Hello, I'm McKeel Hagerty and welcome to the Winter 2009 Collector Car Market Update.
Each year the classic car world looks to Scottsdale Auction Week in January as a barometer of the state of the market, but with the current economic downturn a lot of people in the collector car world held their breath in anticipation of the week's results. Well the 2009 Scottsdale results are in and it's safe to say that collector cars remain a highly desirable asset.
While over all values are down a bit in this economy, demand continues to be strong. In today's market, buyers are looking for authenticity and bullet proof documentation as protection against deflated values. Not surprisingly, blue chip collector cars with the right provenance and documentation remain solid. Furthermore, knowledgeable bidders are discovering that there are some real opportunities right now for some great buys. The big picture of the week's events is remarkable; 1900 cars were offered for sale with 1535 finding new homes. That's an average sell through rate above 80% an enviable result in any economy and especially great news in 2009. The average transaction value fell from $94,000 in 2008 to $84,000 this year, but predictions of a full scale bloodletting proved to be dead wrong.
Let's take a look at the numbers from the four major auctions. With their all no reserve format, Barrett-Jackson sold more cars than all of the other auction houses combined. A total of 1,077 cars added up to a $61 million total in the action packed 6 days of Barrett-Jackson's annual sale at West World in Scottsdale. Barrett-Jackson's 2009 total of $61 million was a decrease of nearly 30% from their $84.5 million sale total in 2008, but this came as little surprise. Barrett-Jackson had previously announced that they would be offering a docket of more popularly priced vehicles than in previous years reflecting changes in the overall economy. No matter the outcome, Barrett-Jackson is far more than an auction; it's a lifestyle entertainment event of Super Bowl magnitude.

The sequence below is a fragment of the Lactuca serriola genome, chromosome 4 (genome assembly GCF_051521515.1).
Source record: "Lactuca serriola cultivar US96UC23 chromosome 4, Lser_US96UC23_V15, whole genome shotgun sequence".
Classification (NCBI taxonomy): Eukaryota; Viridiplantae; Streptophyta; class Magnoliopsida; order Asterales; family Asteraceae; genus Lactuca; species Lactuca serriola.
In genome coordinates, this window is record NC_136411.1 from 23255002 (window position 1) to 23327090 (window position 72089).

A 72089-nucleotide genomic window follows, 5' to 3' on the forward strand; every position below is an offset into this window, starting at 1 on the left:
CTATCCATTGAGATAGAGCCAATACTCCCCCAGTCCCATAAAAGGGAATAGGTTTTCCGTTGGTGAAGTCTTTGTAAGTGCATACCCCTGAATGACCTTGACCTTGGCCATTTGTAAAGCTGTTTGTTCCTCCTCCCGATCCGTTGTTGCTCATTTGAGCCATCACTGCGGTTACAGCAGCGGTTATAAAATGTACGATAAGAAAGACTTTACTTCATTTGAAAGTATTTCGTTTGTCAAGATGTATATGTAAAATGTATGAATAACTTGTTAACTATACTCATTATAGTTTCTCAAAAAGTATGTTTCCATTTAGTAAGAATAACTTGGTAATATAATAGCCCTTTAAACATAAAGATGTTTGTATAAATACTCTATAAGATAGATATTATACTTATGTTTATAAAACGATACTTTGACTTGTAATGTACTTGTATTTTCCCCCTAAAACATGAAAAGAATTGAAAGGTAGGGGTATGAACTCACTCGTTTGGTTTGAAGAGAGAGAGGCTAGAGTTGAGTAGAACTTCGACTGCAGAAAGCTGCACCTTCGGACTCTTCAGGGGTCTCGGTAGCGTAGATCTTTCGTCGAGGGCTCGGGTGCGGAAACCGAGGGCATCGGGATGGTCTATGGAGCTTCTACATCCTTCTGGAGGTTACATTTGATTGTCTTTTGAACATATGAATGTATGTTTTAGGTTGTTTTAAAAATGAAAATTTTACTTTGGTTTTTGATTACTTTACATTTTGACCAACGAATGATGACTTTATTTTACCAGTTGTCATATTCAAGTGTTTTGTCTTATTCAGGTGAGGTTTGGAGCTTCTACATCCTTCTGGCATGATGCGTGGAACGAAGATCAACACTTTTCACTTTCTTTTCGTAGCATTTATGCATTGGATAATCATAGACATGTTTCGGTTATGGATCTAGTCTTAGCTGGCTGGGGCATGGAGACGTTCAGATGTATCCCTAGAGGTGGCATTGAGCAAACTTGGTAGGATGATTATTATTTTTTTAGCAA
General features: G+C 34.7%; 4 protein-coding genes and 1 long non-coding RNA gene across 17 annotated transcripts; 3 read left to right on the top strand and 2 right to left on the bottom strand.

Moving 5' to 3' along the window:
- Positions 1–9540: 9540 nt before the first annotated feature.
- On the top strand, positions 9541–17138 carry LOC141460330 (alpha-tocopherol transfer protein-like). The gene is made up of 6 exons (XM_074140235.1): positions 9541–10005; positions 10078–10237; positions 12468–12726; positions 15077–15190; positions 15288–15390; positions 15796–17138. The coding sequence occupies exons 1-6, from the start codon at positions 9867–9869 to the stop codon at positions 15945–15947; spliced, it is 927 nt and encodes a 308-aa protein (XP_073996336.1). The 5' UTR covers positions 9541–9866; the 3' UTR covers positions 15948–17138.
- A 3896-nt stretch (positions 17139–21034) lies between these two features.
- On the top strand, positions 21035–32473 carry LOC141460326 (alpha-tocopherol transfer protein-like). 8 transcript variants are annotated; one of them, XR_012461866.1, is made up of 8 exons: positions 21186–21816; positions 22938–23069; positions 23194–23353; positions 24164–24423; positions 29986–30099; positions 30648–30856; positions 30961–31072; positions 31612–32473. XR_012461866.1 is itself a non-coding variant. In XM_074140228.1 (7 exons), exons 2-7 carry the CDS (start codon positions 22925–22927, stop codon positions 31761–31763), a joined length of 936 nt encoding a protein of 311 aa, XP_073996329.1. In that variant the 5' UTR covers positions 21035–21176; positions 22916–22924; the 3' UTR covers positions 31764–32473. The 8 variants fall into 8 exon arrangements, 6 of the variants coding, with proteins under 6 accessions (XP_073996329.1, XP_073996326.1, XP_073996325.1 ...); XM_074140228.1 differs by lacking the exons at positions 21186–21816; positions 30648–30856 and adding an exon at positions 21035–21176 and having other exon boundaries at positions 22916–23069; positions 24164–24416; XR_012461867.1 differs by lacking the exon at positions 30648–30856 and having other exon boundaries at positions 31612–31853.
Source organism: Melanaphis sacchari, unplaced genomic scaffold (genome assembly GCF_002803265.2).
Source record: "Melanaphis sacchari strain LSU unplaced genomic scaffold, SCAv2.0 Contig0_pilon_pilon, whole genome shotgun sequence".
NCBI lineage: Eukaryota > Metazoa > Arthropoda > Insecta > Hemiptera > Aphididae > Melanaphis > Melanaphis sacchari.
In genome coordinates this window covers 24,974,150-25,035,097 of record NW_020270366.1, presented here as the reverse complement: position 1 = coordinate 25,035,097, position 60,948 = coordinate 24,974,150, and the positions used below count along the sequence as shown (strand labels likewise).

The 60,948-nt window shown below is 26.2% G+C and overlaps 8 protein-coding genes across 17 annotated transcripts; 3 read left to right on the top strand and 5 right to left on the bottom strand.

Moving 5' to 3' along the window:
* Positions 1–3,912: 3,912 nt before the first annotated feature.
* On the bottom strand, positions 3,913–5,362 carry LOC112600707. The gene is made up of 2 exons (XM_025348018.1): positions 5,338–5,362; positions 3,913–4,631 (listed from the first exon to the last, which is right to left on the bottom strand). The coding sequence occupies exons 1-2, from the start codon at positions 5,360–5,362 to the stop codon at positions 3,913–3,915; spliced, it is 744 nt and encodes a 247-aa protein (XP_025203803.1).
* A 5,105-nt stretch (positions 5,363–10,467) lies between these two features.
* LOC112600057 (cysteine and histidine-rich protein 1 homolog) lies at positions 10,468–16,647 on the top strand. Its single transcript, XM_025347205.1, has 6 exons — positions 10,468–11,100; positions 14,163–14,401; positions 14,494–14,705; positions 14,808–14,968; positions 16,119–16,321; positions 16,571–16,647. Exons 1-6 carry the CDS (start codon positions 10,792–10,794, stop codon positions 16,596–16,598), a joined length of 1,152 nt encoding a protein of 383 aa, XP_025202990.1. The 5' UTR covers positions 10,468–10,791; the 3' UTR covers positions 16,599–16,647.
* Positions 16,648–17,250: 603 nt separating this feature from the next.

This tent is so huge it's four football fields long.
With public attendance over 200,000 a full compliment of sponsors and vendors and an incredibly strong Speed TV presence, Barrett-Jackson remains the signature event in Scottsdale.
Just north of West World, Russo and Steele sold 262 out of 597 cars for a 43% sales rate and a total of $17.5 million during their five day event. Russo and Steele's 2009 total of $17.5 million was a bit lower than their $19.1 million total in 2008, but company president, Drew Alcazar, is counting solidly in the win column.
At the elegant Arizona Biltmore Resort and Spa in Phoenix, RM Auction sold 106 of their 127 lots presented for an 83% sales percentage. Their one day total was $18.2 million. RM's total could have easily matched their 2008, but two major lots failed to make the reserve and went unsold. The 2009 total of $18.2 million was short of the $27 million total of 2008 with no vehicles surpassing the seven figure range.
Gooding and Company improved their 2008 results in 2009 with 84 out of 101 selling for a total of $32.4 million. Seven vehicles sold for more than a million dollars. Gooding and Company was the only major auction that was able to top their own results from 2008 which was their debut event in Scottsdale. Their $32.4 million total for 2009 was solidly ahead of the $21 million achieved last year. No small feat in this economy. Congratulations to David Gooding and his staff for achieving all seven multi-million dollar car sales in Scottsdale this year.
So what do the Scottsdale results tell us about the likely trends in 2009? First, I think it's safe to say that quality in the classic car field will continue to hold its value. Second, and perhaps more interestingly for those of us who follow the auctions closely, there should be some great buys out there for those who are patient and willing to do their homework. We may look back at 2009 as the year when some of the great collections were established and some existing ones were greatly enhanced.
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